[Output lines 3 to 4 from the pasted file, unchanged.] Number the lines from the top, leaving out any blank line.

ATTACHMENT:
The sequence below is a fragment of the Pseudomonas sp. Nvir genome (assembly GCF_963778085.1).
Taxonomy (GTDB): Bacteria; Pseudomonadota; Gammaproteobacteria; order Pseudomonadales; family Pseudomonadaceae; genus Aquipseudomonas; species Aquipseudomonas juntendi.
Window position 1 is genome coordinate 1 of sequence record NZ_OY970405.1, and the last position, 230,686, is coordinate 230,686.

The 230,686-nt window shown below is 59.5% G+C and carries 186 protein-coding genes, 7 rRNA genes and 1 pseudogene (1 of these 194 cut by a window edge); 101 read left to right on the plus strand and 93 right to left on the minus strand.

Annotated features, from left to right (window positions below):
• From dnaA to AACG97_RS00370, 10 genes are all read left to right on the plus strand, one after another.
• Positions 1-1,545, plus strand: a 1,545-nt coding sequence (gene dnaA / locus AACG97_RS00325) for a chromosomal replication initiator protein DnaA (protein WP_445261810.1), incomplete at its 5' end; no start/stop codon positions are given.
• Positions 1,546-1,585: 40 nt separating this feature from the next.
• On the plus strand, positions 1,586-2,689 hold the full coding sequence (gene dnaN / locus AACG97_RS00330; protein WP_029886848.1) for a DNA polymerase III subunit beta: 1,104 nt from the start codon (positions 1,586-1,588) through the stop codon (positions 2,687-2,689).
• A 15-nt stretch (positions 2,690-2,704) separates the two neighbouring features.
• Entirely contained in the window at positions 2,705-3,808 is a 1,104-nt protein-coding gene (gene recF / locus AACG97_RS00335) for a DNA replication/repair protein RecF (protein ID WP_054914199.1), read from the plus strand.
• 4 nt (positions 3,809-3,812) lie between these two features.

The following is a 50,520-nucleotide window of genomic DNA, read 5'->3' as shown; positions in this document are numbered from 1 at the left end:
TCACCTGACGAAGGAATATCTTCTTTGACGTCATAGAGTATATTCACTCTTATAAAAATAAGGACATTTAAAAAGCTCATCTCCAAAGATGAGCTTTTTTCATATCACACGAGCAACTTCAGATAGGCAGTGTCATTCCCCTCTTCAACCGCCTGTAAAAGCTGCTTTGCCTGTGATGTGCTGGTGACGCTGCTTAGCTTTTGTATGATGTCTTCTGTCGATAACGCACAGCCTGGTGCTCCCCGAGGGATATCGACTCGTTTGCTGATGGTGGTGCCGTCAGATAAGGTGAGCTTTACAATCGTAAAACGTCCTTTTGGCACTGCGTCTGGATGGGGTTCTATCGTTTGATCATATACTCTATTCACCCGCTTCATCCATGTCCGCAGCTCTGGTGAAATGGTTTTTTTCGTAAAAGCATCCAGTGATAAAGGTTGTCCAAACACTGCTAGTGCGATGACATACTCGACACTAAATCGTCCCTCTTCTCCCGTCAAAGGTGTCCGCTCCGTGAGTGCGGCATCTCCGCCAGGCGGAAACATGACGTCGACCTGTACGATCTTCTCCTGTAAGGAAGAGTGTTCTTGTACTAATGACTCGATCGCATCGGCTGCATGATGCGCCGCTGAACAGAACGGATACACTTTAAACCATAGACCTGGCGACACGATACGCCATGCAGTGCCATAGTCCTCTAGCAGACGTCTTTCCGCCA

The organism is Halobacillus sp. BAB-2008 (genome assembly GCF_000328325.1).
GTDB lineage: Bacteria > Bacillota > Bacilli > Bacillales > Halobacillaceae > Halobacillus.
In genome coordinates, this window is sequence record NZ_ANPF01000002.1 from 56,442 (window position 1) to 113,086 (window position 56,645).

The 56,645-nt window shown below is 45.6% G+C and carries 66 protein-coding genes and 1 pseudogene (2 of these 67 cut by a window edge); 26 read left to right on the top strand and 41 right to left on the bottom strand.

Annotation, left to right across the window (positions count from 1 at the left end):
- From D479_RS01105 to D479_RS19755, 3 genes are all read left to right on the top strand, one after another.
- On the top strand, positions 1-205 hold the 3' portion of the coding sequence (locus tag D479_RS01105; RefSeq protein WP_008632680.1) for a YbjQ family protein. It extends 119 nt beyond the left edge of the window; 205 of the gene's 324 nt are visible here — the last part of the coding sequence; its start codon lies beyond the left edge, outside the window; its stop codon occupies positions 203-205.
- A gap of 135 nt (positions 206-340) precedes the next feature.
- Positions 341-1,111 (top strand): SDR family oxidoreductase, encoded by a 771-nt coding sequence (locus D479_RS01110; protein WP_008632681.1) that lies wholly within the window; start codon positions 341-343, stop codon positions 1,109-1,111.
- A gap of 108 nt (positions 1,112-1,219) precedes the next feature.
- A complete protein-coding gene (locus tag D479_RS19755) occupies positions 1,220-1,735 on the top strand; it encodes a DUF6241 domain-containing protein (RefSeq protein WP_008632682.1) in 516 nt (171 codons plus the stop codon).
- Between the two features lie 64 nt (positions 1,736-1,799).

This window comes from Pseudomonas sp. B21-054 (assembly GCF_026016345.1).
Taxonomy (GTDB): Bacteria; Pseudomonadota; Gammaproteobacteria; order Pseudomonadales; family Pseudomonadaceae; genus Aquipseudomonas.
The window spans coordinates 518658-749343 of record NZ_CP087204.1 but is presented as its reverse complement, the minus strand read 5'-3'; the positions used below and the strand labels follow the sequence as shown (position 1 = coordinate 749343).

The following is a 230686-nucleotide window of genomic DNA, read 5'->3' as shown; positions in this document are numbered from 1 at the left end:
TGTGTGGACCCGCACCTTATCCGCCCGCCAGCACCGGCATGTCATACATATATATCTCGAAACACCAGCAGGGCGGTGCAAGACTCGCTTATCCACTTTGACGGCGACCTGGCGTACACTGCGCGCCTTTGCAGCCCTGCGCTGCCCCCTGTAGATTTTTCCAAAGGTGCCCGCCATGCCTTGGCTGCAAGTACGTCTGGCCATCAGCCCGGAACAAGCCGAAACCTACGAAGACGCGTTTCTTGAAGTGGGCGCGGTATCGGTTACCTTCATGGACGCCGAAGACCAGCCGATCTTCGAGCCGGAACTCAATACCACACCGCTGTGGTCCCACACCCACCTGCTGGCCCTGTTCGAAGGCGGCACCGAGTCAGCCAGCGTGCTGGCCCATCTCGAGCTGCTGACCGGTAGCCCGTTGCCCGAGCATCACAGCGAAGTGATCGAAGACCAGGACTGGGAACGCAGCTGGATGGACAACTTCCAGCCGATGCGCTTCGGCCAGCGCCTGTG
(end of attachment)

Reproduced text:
Window position 1 is genome coordinate 1 of sequence record NZ_OY970405.1, and the last position, 230,686, is coordinate 230,686.

The 230,686-nt window shown below is 59.5% G+C and carries 186 protein-coding genes, 7 rRNA genes and 1 pseudogene (1 of these 194 cut by a window edge); 101 read left to right on the plus strand and 93 right to left on the minus strand.